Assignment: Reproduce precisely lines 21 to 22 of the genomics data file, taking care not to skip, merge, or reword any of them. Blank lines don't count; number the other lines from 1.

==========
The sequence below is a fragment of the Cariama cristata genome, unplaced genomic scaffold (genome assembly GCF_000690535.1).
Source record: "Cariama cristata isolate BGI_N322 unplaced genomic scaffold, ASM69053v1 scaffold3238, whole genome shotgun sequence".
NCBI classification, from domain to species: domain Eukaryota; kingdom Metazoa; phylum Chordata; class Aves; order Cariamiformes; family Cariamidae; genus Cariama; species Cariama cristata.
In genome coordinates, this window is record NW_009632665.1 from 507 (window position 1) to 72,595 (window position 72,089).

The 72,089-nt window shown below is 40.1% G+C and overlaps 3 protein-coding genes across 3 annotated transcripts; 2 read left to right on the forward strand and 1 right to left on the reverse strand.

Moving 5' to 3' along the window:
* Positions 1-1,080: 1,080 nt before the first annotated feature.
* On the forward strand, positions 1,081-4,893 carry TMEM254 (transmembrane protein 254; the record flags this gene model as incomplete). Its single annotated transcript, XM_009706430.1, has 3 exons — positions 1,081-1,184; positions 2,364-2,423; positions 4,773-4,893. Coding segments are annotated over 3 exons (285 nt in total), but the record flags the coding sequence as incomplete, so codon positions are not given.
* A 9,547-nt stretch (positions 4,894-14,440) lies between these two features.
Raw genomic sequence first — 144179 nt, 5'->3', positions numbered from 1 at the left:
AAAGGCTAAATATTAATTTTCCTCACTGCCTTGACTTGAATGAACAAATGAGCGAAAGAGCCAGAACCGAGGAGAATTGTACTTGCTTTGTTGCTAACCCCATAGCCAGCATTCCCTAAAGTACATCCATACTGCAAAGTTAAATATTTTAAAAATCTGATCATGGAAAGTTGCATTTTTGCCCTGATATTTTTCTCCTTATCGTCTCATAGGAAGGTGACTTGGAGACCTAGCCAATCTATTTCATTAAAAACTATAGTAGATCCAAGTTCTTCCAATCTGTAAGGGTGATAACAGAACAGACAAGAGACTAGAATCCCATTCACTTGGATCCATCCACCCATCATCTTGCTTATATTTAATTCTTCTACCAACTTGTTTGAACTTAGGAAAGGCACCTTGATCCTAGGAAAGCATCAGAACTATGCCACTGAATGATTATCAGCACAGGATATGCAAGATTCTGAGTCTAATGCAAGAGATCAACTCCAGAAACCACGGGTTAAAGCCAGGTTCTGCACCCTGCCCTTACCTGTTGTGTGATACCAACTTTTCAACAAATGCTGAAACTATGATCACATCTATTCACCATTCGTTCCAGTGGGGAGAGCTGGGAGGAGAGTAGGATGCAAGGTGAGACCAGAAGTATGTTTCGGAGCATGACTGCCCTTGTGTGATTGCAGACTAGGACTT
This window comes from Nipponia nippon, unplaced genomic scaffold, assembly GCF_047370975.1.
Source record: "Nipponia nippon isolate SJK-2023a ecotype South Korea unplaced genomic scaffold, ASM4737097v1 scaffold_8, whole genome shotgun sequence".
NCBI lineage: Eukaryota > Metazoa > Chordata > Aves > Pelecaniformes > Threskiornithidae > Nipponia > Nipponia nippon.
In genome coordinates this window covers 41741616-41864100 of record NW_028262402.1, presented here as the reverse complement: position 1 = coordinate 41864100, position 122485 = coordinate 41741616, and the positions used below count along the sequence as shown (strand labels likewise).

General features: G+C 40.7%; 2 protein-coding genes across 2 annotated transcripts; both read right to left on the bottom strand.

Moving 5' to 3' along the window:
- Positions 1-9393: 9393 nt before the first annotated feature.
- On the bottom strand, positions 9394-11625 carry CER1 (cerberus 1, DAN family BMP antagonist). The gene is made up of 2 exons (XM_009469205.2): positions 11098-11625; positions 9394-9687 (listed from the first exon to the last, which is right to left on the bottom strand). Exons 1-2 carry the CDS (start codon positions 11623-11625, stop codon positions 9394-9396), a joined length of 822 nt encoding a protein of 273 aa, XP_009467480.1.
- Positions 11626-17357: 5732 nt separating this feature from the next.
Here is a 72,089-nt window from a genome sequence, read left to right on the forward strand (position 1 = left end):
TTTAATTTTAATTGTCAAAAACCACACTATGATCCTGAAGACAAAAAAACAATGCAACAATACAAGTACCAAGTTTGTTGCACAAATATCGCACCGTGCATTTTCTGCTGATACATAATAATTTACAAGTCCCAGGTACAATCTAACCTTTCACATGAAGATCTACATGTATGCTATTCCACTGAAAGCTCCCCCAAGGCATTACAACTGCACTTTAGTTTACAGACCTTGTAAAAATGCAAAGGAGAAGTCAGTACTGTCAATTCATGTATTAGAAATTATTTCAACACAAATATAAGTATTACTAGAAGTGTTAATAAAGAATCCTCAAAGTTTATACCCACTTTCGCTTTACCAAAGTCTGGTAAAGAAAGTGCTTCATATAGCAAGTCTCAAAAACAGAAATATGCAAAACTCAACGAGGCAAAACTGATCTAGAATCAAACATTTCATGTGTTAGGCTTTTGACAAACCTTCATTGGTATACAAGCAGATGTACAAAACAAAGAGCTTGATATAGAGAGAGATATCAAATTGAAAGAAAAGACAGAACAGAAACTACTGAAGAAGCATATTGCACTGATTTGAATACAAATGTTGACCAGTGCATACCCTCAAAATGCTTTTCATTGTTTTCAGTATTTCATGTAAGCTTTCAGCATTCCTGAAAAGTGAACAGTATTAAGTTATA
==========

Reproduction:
Here is a 72,089-nt window from a genome sequence, read left to right on the forward strand (position 1 = left end):
TTTAATTTTAATTGTCAAAAACCACACTATGATCCTGAAGACAAAAAAACAATGCAACAATACAAGTACCAAGTTTGTTGCACAAATATCGCACCGTGCATTTTCTGCTGATACATAATAATTTACAAGTCCCAGGTACAATCTAACCTTTCACATGAAGATCTACATGTATGCTATTCCACTGAAAGCTCCCCCAAGGCATTACAACTGCACTTTAGTTTACAGACCTTGTAAAAATGCAAAGGAGAAGTCAGTACTGTCAATTCATGTATTAGAAATTATTTCAACACAAATATAAGTATTACTAGAAGTGTTAATAAAGAATCCTCAAAGTTTATACCCACTTTCGCTTTACCAAAGTCTGGTAAAGAAAGTGCTTCATATAGCAAGTCTCAAAAACAGAAATATGCAAAACTCAACGAGGCAAAACTGATCTAGAATCAAACATTTCATGTGTTAGGCTTTTGACAAACCTTCATTGGTATACAAGCAGATGTACAAAACAAAGAGCTTGATATAGAGAGAGATATCAAATTGAAAGAAAAGACAGAACAGAAACTACTGAAGAAGCATATTGCACTGATTTGAATACAAATGTTGACCAGTGCATACCCTCAAAATGCTTTTCATTGTTTTCAGTATTTCATGTAAGCTTTCAGCATTCCTGAAAAGTGAACAGTATTAAGTTATA